By Spike Brendle
I showed up to a “casually occupied” Valley Bar on Friday night, just as Dosh was playing. I was not too sure of what he was all about, but was pleasantly satisfied after hearing a few songs. Dosh is one man behind some keyboards, a laptop and a drum kit (a very talented man, I must add) His music is beat heavy, but also bright and lively. I still can’t decide if the lack of vocals made the performance that much more special, or dampened the possibility of making the show that much better. Either way, watching someone play drums over loops is something that I do enjoy, and witnessing someone play keys over looped live drums is just out of this world, so that was nice. (I also learned by the end of the show that he has quite a history when it comes to studio/tour work, check out his Wikipedia when you have the chance).
When Eliot Sumner took the stage, the room was unfortunately still a little empty. I always feel for a touring band when this happens, also even a little embarrassed as a local. This did not discourage Sumner in the least, as she suggested that the timid Phoenix crowd step closer to the stage after the first song. One of my favorite things about Eliot Sumner’s music is the opportunity for jamming; not that “jam band” jamming, but actual bass driven jamming (yes I am biased as a bassist). Sumner does an amazing job letting loose at all the right times, and the crowd fed into this just as she had planned. The energy coming from the stage was the same from beginning to end, and by the time she got to her last song, (my favorite) “Information,” everyone in the room was dancing. The room had filled in the meantime, which for some reason gave me a sense of relief. I was super excited to see her perform live, and she definitely lived up to and over-exceeded every expectation. I would be a fool to not mention her super sweet Kenny G T-Shirt as well.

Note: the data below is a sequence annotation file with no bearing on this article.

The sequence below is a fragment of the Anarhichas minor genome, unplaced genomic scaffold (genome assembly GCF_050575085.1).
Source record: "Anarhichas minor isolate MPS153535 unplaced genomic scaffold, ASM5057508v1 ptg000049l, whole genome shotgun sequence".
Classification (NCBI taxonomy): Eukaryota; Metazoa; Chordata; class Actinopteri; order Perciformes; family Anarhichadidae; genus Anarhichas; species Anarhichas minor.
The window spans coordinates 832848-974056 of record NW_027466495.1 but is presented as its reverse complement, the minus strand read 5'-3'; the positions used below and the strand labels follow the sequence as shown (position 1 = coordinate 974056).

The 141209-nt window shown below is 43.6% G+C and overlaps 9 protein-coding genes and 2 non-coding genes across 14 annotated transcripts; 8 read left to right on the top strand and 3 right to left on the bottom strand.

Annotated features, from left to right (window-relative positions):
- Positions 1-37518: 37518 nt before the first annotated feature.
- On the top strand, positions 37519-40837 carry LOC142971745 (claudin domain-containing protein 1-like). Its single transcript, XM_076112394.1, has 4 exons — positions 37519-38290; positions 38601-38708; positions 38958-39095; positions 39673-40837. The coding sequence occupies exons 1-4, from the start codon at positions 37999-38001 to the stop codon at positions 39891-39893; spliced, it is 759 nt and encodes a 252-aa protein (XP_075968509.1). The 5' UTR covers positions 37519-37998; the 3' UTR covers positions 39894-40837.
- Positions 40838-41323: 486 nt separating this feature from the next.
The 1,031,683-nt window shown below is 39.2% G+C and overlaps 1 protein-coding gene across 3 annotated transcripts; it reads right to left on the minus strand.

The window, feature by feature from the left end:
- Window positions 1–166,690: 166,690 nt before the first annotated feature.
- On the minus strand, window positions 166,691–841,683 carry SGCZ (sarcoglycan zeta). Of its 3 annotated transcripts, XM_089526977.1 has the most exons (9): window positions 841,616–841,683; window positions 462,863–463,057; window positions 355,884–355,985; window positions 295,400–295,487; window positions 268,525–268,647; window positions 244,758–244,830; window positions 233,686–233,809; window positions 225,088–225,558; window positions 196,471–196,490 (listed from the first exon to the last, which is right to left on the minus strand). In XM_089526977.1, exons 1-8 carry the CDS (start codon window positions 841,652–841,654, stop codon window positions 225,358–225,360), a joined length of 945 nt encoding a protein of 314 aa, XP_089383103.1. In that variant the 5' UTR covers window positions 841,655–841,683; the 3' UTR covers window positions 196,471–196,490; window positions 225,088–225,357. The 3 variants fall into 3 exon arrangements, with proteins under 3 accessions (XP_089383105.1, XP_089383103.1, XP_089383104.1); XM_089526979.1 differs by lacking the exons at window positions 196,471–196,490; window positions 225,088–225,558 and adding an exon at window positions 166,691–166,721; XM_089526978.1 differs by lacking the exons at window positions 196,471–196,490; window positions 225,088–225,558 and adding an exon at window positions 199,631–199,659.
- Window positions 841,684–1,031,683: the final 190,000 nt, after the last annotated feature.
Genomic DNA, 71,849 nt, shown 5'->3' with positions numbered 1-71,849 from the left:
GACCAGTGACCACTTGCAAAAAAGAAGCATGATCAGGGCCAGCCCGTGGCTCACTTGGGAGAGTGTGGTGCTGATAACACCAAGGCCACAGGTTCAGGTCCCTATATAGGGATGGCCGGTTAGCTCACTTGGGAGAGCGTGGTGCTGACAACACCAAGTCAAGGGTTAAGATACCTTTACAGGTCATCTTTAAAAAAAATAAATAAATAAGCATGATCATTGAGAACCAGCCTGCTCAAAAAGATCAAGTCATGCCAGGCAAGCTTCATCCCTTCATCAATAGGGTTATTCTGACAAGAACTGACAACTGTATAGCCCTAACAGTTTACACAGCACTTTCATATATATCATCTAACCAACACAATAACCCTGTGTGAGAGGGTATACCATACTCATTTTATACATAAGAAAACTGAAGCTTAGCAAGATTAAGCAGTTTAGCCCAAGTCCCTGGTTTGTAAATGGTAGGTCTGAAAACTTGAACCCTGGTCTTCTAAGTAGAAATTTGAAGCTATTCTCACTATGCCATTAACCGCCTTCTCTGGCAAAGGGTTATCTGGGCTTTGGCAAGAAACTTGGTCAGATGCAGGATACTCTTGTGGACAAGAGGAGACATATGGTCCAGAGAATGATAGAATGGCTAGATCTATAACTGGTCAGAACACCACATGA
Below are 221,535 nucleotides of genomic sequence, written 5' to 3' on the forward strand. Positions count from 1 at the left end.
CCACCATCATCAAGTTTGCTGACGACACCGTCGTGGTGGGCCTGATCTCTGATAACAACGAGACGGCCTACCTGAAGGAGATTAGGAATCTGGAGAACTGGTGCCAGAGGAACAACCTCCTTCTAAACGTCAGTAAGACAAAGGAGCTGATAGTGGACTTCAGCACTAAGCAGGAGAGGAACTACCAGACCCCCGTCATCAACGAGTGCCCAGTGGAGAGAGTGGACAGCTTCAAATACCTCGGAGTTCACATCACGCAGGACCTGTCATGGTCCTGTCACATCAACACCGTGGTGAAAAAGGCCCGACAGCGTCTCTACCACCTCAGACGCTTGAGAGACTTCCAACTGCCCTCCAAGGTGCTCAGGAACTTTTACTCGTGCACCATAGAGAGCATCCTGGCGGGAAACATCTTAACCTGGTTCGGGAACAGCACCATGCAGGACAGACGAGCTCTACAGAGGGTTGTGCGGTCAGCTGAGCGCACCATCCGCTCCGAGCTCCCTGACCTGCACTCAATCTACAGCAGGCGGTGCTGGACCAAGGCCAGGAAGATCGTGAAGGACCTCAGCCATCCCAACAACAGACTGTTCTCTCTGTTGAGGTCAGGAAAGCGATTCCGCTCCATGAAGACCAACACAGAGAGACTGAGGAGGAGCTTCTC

Once On An On started, they were playing to a (somewhat) full room. With Dosh joining them on drums, they opened the show with the first two songs off of their new record. If you are familiar with On An On, there is a distinct difference you can hear between the songs off of their first album and their follow up. Both very good records, their sophomore effort comes off a little more organic with a little more emotion in the song writing. “Icon Love,” the second song on the album and in the set list, gives a little boost of electricity to the feeling, which played the same in their live show. Hearing these new songs live definitely gave me a new appreciation to their new album, not that I didn’t love it already but just added to what was already there. The single from said album, “Drifting” fell about halfway through their set. Such a simple song, but so deep and, pretty. I feel like that is an appropriate way to describe the song. As emotional and slow as the song is, somehow the outro turned into a funky remix as they transitioned into “Horses” off of their first album. Following that, “Cops” re-ignited the crowd and by the end someone in the audience felt it necessary to shout “THAT SONG WAS FUCKING AWESOME!” which I totally agreed with. When “Ghosts” came on, I did get a little sad because I knew this was the end of their set. On An On gave Phoenix a great show, and expressed their gratitude by claiming it as the best show of the tour so far. There is something special about On An On, the way they can connect with the audience on a personal level. By the end of the show I felt like we were best friends.
Friday night, you were great. My second time seeing On An On, and first time seeing Eliot Sumner, after listening to her music pretty much non stop since I first found out about her. I will quote Derek Cooper, “She’s not just Sting’s daughter, she’s Eliot Sumner.” No truer statement, but was then followed up with “She knows Stewart Copeland, and I am pissed about that.”